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Selectors and modificators trouble

 
 
Krivenok Dmitry
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      09-13-2005
I have class:
.....
class Config
{
....
private:
int max_users;
int max_proc;
std::string cfg_file_name;
....
};
.....
For each private member of class I should write pair (selector and
modificator):

int GetMaxUsers() const;
void SetMaxUsers(int value);

It's not very good for me (10 private members)!!!
What method exists for solving this problem?

 
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mlimber
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      09-13-2005
Krivenok Dmitry wrote:
> I have class:
> ....
> class Config
> {
> ....
> private:
> int max_users;
> int max_proc;
> std::string cfg_file_name;
> ....
> };
> ....
> For each private member of class I should write pair (selector and
> modificator):
>
> int GetMaxUsers() const;
> void SetMaxUsers(int value);
>
> It's not very good for me (10 private members)!!!
> What method exists for solving this problem?


The technique of Get/Set methods allows you to encapsulate the data and
hide the implementation of your class. That way, if in the future, you
need to change the way, say, max_users is calculated, you can do so,
without forcing the user to change his/her code.

The Get/Set methods can be inlined so there is no calling overhead, and
the minor inconvenience of writing twenty, one-line methods is usually
out-weighed by the gains of separating of interface and implementation.

Alternately, you can make the members public or give friend access to
the necessary functions and classes. These approaches, however, are
usually inferior since they violate encapsulation and force the user to
rely on your class implementation rather than a more abstract
interface.

Cheers! --M

 
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Zara
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      09-13-2005
Krivenok Dmitry wrote:
> I have class:
> ....
> class Config
> {
> ....
> private:
> int max_users;
> int max_proc;
> std::string cfg_file_name;
> ....
> };
> ....
> For each private member of class I should write pair (selector and
> modificator):
>
> int GetMaxUsers() const;
> void SetMaxUsers(int value);
>
> It's not very good for me (10 private members)!!!
> What method exists for solving this problem?
>


In the strict case you are holding a configuration, as the name of the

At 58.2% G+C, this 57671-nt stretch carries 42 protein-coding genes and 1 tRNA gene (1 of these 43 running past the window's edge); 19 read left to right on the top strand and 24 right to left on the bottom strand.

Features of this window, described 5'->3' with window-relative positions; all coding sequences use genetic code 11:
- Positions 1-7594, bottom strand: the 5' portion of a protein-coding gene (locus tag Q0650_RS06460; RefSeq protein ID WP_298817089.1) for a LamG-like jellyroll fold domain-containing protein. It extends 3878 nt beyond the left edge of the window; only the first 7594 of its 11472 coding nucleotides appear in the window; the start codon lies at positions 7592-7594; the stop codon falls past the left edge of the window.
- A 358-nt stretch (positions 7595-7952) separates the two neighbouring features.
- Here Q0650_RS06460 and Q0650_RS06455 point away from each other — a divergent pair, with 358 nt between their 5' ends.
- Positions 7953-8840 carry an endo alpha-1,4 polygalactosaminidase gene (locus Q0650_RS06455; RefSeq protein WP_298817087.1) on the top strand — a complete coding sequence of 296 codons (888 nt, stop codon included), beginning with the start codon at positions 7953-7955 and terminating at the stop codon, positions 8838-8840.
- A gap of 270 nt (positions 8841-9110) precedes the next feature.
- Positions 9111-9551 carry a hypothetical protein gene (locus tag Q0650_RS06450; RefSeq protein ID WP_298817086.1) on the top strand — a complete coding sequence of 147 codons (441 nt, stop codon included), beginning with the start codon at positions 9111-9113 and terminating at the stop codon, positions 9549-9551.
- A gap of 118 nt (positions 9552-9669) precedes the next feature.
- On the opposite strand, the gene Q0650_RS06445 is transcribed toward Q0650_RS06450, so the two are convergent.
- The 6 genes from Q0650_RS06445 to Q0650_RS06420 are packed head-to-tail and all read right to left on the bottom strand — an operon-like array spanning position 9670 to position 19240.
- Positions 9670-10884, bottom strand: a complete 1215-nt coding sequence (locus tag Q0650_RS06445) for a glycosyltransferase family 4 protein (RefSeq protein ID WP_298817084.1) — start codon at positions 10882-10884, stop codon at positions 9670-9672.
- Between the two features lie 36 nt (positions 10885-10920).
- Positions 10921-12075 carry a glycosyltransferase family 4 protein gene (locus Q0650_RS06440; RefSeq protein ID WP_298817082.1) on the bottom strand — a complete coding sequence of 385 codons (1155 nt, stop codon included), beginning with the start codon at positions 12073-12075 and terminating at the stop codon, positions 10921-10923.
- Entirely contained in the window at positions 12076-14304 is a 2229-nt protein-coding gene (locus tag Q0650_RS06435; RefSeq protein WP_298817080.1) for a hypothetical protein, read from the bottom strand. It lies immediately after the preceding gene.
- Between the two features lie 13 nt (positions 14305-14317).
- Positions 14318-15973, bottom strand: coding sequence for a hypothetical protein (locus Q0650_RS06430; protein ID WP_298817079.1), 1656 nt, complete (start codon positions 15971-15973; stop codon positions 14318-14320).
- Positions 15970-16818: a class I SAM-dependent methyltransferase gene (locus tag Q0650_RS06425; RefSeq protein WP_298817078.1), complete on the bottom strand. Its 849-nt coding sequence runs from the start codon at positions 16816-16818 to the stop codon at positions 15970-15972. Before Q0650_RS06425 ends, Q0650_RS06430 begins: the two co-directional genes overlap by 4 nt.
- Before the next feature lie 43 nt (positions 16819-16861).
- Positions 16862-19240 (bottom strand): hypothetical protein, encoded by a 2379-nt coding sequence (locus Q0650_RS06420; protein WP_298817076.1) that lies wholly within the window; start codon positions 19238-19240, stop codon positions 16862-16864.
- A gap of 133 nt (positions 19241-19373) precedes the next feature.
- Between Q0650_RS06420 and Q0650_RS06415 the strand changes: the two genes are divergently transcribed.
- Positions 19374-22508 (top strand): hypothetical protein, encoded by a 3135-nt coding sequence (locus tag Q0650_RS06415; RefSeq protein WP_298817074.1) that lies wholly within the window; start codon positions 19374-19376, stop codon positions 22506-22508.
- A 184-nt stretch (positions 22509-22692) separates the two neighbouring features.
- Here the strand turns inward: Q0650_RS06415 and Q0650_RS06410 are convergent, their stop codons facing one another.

class suggests, it may be easier and better to use two maps:

std::map<std::string,std::string> for std::string values and
std::map<std::string,int> for int values.

That way it should be easy to write and read them to/from anywhere they
are stored, to use something as get(std::string name) as the way to get
their values, etc.

And it is automatic to extend the number of properties stored, and it is
very easy to create default values...

If it is a config you are managing, it is better to treat it as a congi
map than as a config object. And make it a Singleton.

Zara
 
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Alf P. Steinbach
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      09-13-2005
* Krivenok Dmitry:
> I have class:
> ....
> class Config
> {
> ....
> private:
> int max_users;
> int max_proc;
> std::string cfg_file_name;
> ....
> };
> ....
> For each private member of class I should write pair (selector and
> modificator):
>
> int GetMaxUsers() const;
> void SetMaxUsers(int value);
>
> It's not very good for me (10 private members)!!!
> What method exists for solving this problem?


It seems that all a Config instance does is to keep track of a bunch of
values. Consider using a collection object.

--
A: Because it messes up the order in which people normally read text.
Q: Why is it such a bad thing?
A: Top-posting.
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Howard
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      09-13-2005

"Krivenok Dmitry" <(E-Mail Removed)> wrote in message
news:(E-Mail Removed) oups.com...
>I have class:
> ....
> class Config
> {
> ....
> private:
> int max_users;
> int max_proc;
> std::string cfg_file_name;
> ....
> };
> ....
> For each private member of class I should write pair (selector and
> modificator):


"Modificator?" I think the more common term is "accessor functions".
Also used are "getters and setters" (from the fact their names are preceded
with "Get" and "Set").

>
> int GetMaxUsers() const;
> void SetMaxUsers(int value);
>
> It's not very good for me (10 private members)!!!
> What method exists for solving this problem?
>


Ten is really not that many.

Do you need setters for all of them? Most times, I've found that only one
or two members need later modification, once the object is constructed. So
I often have several getters and only one or two setters.

Another idea: if some of the members would generally be changed
simultaneously, you could have one or two setter functions that take more
than one parameter.

But, you might also consider whether you really need to keep the data
private in the first place. Do you have other users of your class, and the
need to keep control over how the internals are handled? If not, then you
might consider just making the data public.


-Howard


 
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